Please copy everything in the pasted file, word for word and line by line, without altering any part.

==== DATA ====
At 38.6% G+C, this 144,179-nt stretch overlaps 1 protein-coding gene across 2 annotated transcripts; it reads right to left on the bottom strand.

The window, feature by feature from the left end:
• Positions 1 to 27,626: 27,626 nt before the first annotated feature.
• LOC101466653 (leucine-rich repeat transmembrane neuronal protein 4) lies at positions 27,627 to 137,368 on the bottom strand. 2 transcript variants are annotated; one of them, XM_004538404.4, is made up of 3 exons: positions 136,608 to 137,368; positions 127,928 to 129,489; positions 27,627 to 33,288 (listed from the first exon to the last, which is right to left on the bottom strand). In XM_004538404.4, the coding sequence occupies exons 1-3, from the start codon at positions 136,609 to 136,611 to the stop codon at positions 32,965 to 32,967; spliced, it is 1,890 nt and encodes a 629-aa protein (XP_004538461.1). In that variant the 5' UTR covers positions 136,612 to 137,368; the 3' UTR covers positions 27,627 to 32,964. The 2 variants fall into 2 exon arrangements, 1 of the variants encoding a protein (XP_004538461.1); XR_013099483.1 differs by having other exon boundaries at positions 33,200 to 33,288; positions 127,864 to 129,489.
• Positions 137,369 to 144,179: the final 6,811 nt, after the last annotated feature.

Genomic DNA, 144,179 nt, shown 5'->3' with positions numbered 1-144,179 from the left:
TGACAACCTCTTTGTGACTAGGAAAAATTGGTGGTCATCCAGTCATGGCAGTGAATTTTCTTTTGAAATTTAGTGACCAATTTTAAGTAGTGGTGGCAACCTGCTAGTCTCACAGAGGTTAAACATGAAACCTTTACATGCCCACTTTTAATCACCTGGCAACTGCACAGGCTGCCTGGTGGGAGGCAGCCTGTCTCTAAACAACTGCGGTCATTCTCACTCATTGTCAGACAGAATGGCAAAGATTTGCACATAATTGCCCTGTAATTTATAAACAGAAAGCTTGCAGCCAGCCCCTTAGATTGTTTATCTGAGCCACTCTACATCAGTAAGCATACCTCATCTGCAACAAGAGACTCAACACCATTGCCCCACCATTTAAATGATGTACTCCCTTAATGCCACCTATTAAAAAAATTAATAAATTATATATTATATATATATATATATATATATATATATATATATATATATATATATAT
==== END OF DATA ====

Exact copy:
At 38.6% G+C, this 144,179-nt stretch overlaps 1 protein-coding gene across 2 annotated transcripts; it reads right to left on the bottom strand.

The window, feature by feature from the left end:
• Positions 1 to 27,626: 27,626 nt before the first annotated feature.
• LOC101466653 (leucine-rich repeat transmembrane neuronal protein 4) lies at positions 27,627 to 137,368 on the bottom strand. 2 transcript variants are annotated; one of them, XM_004538404.4, is made up of 3 exons: positions 136,608 to 137,368; positions 127,928 to 129,489; positions 27,627 to 33,288 (listed from the first exon to the last, which is right to left on the bottom strand). In XM_004538404.4, the coding sequence occupies exons 1-3, from the start codon at positions 136,609 to 136,611 to the stop codon at positions 32,965 to 32,967; spliced, it is 1,890 nt and encodes a 629-aa protein (XP_004538461.1). In that variant the 5' UTR covers positions 136,612 to 137,368; the 3' UTR covers positions 27,627 to 32,964. The 2 variants fall into 2 exon arrangements, 1 of the variants encoding a protein (XP_004538461.1); XR_013099483.1 differs by having other exon boundaries at positions 33,200 to 33,288; positions 127,864 to 129,489.
• Positions 137,369 to 144,179: the final 6,811 nt, after the last annotated feature.

Genomic DNA, 144,179 nt, shown 5'->3' with positions numbered 1-144,179 from the left:
TGACAACCTCTTTGTGACTAGGAAAAATTGGTGGTCATCCAGTCATGGCAGTGAATTTTCTTTTGAAATTTAGTGACCAATTTTAAGTAGTGGTGGCAACCTGCTAGTCTCACAGAGGTTAAACATGAAACCTTTACATGCCCACTTTTAATCACCTGGCAACTGCACAGGCTGCCTGGTGGGAGGCAGCCTGTCTCTAAACAACTGCGGTCATTCTCACTCATTGTCAGACAGAATGGCAAAGATTTGCACATAATTGCCCTGTAATTTATAAACAGAAAGCTTGCAGCCAGCCCCTTAGATTGTTTATCTGAGCCACTCTACATCAGTAAGCATACCTCATCTGCAACAAGAGACTCAACACCATTGCCCCACCATTTAAATGATGTACTCCCTTAATGCCACCTATTAAAAAAATTAATAAATTATATATTATATATATATATATATATATATATATATATATATATATATATATATAT